Wednesday, August 26, 2015

Review: Kafka on the Shore by Haruki Murakami

Life has its own ways to deal with problems or no problems. Sometimes the mind creates few of its own and sometimes there are genuine issues to deal with. The idea is to learn it all step by step, slowly and steadily and earn your place among people. With mutual admiration comes respect and with respect you can win hearts. Author Haruki Murakami in his book "Kafka on the Shore" let his words and characters speak for themselves. The pen flows and out comes life on pages. So how colorful this life is? Let's find out. 

The odd chapters of Kafka On The Shore depict the story of 15-year-old Kafka as he leaves his father's house in search of his sister and mother, and also to escape from an Oedipal curse. Kafka comes across numerous adventures en route until he finds space in a library in Takamatsu. The library is owned by Miss Saeki and Oshima. He spends his time reading at the library when one fine day the police come searching for him. 
The even chapters narrate Nakata's story. He works part-time as a locator of lost cats because of his uncanny talents. The search for one lost cat requires him to travel away from home. He ends up on road where he befriends a truck driver named Hoshino, who gives him a lift in his truck. Soon he becomes attached to Nakata. 
Kafka and Nakata meet each other in the novel. However, when they meet each other it is not just in the physical sense but on a metaphysical level as well. As their odysseys unravel, fishes fall from the skies, and cats talk with people. The reader can find brutal killings, but the killer and victim’s identities remain unknown. The novel has several themes central to it, like the power of music, the connection between the subconscious, mind, and soul, the strength of nature, the influence of an old prophecy. All these combine to weave a dreamlike and elegant masterpiece. The Oedipal undercurrent running in the novel makes Kafka On The Shore the equivalent of a modern Greek tragedy.

First look at the title and the cover and both of it equivalently will catch a reader off their game. The title is not a modern day long eye catchy title and the cover at first is nothing to write home about. But then the book falls into the category where for once the judgment has to based upon the story rather than the cover. The blurb talks about two people Kafka Tamura and Nakata both quite the opposites of each other and how they end up playing pivotal roles in the story. The blurb just manages to give the gist of what is going to be a contemporary definition of life.

The story is set off in Tokyo and a ward respectively. Two people are the driving forces of the story. Nakata and Kafka are two different individuals. Kafka, young and fresh off from the school but not willing to pursue junior high and Nakata on the pinnacle of his life, losing out everything to an incident in his early days. But life has to offer some vividness to both of them and they are just about ready to undertake the journey to experience it all. Two different paths, two different lives and yet their worlds will collide for good. How and when that no one knows? What will happen when their destinies walk on a single path? Is there a way out of it or is it a new start? That's what the story is all about.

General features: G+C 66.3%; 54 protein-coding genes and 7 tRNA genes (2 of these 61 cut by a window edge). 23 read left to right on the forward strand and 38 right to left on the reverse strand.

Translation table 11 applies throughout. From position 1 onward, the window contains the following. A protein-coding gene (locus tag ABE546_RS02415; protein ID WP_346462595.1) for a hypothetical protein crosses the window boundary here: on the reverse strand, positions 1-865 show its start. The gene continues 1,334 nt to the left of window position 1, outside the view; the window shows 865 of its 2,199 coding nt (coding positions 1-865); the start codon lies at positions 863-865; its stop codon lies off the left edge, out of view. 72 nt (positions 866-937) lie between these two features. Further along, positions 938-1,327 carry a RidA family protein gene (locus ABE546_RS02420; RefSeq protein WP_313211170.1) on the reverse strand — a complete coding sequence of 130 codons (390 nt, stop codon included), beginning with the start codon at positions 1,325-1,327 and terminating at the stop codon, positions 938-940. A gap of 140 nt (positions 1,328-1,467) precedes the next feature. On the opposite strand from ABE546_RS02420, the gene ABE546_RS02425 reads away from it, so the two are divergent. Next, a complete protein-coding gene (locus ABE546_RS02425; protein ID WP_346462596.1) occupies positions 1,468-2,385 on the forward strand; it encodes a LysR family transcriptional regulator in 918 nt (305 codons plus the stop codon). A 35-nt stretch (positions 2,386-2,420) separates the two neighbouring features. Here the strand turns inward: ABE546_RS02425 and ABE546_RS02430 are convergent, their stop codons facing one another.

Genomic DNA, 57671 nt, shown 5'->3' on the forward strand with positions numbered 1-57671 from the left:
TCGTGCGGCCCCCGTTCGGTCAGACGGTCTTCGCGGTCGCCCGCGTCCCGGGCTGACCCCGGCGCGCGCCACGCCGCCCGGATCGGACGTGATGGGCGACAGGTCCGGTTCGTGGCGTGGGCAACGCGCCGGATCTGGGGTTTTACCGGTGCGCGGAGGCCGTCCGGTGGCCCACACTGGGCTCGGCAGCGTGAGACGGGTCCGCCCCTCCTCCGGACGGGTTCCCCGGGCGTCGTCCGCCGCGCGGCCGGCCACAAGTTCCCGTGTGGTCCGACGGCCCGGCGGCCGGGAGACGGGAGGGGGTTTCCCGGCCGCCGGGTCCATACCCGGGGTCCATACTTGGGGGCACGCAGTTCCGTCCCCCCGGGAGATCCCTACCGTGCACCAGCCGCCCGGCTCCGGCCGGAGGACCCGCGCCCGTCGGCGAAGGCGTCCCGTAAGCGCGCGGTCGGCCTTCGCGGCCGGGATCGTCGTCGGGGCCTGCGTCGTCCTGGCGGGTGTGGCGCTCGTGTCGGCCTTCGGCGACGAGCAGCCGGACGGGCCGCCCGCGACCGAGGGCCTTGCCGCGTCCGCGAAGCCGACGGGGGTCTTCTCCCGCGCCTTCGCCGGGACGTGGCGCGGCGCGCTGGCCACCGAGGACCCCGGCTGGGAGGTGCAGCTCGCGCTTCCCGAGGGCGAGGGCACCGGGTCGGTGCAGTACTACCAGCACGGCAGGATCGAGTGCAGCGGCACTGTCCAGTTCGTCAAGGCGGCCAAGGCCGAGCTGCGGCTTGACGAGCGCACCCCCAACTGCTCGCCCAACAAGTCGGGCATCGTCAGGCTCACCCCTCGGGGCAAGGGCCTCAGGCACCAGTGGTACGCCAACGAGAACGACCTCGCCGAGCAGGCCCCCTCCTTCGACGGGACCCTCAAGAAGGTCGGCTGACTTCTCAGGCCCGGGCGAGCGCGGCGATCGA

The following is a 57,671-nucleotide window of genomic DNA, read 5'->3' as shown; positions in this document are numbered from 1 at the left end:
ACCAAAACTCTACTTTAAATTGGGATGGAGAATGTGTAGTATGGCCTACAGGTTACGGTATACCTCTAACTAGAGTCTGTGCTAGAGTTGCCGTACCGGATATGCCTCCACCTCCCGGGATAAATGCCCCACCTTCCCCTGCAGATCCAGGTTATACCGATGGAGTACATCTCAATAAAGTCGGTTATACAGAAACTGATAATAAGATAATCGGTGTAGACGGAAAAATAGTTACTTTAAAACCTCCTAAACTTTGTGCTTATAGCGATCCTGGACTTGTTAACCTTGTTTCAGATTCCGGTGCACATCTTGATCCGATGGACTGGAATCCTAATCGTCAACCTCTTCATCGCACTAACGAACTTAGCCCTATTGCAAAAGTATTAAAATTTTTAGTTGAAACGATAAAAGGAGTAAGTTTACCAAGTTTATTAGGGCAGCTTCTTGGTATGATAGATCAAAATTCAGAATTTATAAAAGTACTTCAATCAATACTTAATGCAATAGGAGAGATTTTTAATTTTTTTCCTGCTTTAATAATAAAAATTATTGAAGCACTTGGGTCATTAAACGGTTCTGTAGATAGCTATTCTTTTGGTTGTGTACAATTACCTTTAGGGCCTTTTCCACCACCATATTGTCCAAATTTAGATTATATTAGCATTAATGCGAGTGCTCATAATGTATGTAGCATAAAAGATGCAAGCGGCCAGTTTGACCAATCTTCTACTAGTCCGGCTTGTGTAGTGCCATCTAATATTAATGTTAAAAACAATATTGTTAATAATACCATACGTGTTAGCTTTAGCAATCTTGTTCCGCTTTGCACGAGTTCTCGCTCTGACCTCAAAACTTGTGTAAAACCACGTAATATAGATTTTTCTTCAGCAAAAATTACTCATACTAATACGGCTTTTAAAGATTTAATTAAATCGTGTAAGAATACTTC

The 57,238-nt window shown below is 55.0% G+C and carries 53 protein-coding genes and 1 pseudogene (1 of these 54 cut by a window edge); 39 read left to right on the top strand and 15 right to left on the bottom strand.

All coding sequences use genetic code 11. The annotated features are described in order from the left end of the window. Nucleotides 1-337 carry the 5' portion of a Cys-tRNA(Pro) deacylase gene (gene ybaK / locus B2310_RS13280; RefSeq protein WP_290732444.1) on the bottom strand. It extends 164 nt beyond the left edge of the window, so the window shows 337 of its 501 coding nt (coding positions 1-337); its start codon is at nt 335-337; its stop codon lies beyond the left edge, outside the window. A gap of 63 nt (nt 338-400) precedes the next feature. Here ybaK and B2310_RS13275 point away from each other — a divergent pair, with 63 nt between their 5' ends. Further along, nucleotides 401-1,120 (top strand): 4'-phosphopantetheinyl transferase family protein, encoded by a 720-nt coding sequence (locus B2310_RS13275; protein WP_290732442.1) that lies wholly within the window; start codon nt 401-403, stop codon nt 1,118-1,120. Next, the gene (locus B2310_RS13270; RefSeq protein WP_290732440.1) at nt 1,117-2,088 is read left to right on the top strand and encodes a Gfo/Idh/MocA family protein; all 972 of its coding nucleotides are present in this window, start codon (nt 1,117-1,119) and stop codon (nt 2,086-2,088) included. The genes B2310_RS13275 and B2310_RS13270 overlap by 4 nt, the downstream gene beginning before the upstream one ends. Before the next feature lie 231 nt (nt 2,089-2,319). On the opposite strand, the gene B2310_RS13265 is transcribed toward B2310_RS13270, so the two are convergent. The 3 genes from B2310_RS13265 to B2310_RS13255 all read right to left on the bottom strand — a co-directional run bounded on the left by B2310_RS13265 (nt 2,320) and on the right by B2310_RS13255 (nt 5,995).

Set off in a world where things never come easy it is a journey to remember. The cherished moments in the story are one too many. From Nakata's innocence and intelligence and Kafka's transition from a boy to a man the story offers you in depth views on how to be yourself in life. The best pleasures of life are derived from serving others and this is what the story is centrally based on. The ups and downs in the melancholic tempos of both individuals is a sight to savor and breathe. Nakata is a world in itself. He is a simplicity personified. His presence in the book leaves an ever lasting impression on the mind. Kafka is a typical lost teenager yet his life is no less than an adventure. He experiences it in a different manner and the story ends up giving him enough leverage to turn him into a star. Both the characters have been ably supported by other people and the figment of imagination runs deep with all of them. 

The story just loses its steam towards the end. A chapter or two or certain portions just got over stretched and the book turn towards a level of nothingness. It could have been avoided. 

All in all there will always be a Nakata or Kafka around you. If there are you just need to channelize them, make them part of the society, love them irrespective of their shortcomings and give them back the respect they deserve in the first place. The story is no less than the teachings of life. The subtle nature of the book and the sublime command on the ideas is another huge plus in the book. Nowhere it gets distorted or moves away from its ultimate goal. The goal to teach something to the readers. It spreads and gathers love and affection. It's a picture perfect blend of what one seeks in life. 


4 OUT OF 5

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